JSON indexing versus legacy CSV¶
Nmon data is basically generating CSV data (Comma Separated Value), and this is as well the case for the files generated by the TA-nmon
By default, the TA-nmon generates several files to be indexed in the following directories:
In the case of the nmon performance data (the “csv_repository” 0, we generate one csv data file by nmon section. (basically per performance monitor)
Then, Splunk indexes the data using the CSV “INDEXED_EXTRACTIONS” mode, these parameters are visible in “default/props.conf” under the “nmon_data” sourcetype:
[nmon_data] FIELD_DELIMITER=, FIELD_QUOTE=" HEADER_FIELD_LINE_NUMBER=1 # your settings INDEXED_EXTRACTIONS=csv
In this mode, Splunk identifies the fields name using the CSV header, then each field is indexed as an “indexed fields”, to be opposed to fields extraction at search time. (like Key Value data for instance)
The indexed CSV mode provides great performances at search time, and CSV data generates a low level of data volume which saves Splunk licensing costs.
However, the disadvantage of this is an higher cost in storage requirements due to the volume of tsidx (indexes files) versus raw data, in comparison indexing other kind of data that can be fully extracted at search time. (like key value or json extracted data)
This is why we have introduced in the release 1.3.x a new optional mode that allows to generate the performance data (99.99% of the data volume) in JSON mode instead of legacy CSV data.
Currently, the JSON mode indexing is only available to the Python parser, if your hosts user Perl parser, this parameter will have no impact and CSV data will be generated.
Comparison of CSV indexing versus JSON indexing¶
There are advantages and disadvantages in both solutions, this is basically low licensing cost versus storage costs.
The following benchmark has been made on a set of nmon cold data, 3 months of data for 6 servers with an interval of 4 minutes between performance measures. (2 x AIX, 2 x Linux, 2 x Solaris)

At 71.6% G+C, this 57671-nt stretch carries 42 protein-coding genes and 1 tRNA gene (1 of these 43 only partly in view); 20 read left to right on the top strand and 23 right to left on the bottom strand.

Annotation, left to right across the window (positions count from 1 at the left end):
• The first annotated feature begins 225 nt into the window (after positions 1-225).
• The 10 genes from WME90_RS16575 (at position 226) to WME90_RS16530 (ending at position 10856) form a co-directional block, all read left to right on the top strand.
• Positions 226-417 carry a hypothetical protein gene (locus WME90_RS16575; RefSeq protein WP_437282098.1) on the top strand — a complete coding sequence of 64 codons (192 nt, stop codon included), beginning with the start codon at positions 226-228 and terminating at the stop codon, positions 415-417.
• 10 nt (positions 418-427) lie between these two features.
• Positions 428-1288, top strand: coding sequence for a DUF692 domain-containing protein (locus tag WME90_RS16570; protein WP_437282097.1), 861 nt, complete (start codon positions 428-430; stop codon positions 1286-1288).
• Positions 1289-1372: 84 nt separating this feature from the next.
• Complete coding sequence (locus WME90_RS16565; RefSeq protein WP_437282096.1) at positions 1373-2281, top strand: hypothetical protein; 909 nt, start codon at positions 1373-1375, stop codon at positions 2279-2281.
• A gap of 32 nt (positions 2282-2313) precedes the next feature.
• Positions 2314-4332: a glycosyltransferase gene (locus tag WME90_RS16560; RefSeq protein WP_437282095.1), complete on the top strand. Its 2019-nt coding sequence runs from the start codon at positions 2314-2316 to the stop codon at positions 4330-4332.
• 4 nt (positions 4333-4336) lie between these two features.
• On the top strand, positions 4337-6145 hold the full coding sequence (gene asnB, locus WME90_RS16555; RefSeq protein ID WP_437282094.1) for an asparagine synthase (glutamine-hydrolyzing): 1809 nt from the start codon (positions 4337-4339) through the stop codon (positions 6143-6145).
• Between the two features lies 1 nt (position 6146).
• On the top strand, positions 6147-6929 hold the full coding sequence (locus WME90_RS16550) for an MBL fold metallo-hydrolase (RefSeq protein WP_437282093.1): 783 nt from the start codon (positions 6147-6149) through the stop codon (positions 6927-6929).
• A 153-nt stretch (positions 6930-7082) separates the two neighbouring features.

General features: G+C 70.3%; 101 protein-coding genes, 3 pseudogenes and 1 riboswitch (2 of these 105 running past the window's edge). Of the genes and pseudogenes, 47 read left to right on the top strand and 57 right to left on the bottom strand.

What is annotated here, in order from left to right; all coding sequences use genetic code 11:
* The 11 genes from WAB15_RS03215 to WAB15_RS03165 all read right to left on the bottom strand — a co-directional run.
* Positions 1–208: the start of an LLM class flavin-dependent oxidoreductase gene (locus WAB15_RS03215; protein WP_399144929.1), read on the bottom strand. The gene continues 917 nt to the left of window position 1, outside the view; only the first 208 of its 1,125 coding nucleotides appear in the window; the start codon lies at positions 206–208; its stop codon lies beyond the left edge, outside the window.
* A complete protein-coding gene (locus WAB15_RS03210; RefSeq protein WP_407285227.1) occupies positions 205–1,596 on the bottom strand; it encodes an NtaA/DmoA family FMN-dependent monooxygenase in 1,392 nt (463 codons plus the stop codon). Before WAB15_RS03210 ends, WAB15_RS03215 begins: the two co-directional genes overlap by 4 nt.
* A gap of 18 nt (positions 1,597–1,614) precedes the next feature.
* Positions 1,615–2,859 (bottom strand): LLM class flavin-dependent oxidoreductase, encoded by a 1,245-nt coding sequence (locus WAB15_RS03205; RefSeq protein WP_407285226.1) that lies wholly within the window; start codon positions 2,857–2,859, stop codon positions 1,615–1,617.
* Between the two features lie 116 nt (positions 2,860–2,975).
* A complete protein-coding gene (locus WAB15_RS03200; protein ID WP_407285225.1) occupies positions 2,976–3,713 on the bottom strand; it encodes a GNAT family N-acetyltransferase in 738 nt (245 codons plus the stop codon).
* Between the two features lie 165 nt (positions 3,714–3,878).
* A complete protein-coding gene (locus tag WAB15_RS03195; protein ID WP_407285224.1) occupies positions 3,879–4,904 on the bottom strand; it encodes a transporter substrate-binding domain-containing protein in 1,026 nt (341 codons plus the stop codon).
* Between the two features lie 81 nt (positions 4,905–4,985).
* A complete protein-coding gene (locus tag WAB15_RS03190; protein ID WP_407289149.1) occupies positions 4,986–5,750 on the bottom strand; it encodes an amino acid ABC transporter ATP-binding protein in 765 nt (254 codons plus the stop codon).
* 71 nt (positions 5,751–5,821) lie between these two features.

Notes: This is a benchmark that operated on a Splunk standalone server, using cold data. This not necessary fully representative of what to expect in term of results depending on various factors. It provides however a good vision, and results in real life should be closed enough.
As a conclusion, in JSON data we generate much more data (approximately x 2 volume), licensing costs are then significantly highers due to this factor.
But the lower volume of tsdix a better data compression ratio generates approximately 20% less of final storage costs.
There is a well a lower performance level, which could be even more significant at scale.
Ok, how to use JSON then ?¶
Activating JSON mode is very easy, all you need is activating the “–json_output” option in your own “local/nmon.conf”:
Create a “local/nmon.conf” and activate json mode::
# Since the release 1.3.0, AIX and Linux OS use the fifo_consumer.sh script to consume data produced by the fifo readers # the following option allows specifying the options sent to the nmon2csv parsers # consult the documentation to get the full list of available options # --mode realtime --> explicitly manage realtime data (default) # --use_fqdn --> use the host fully qualified domain name # --json_output --> generate the performance data in json format instead of regular csv data nmon2csv_options="--mode realtime --json_output"
And deploy your new configuration.
At next parsing cycle, the data will be generate in JSON mode and transparently rewritten to the nmon_data sourcetype.
For more coherence, and best index performances, I would recommend to store the JSON nmon data into a separated and dedicated index.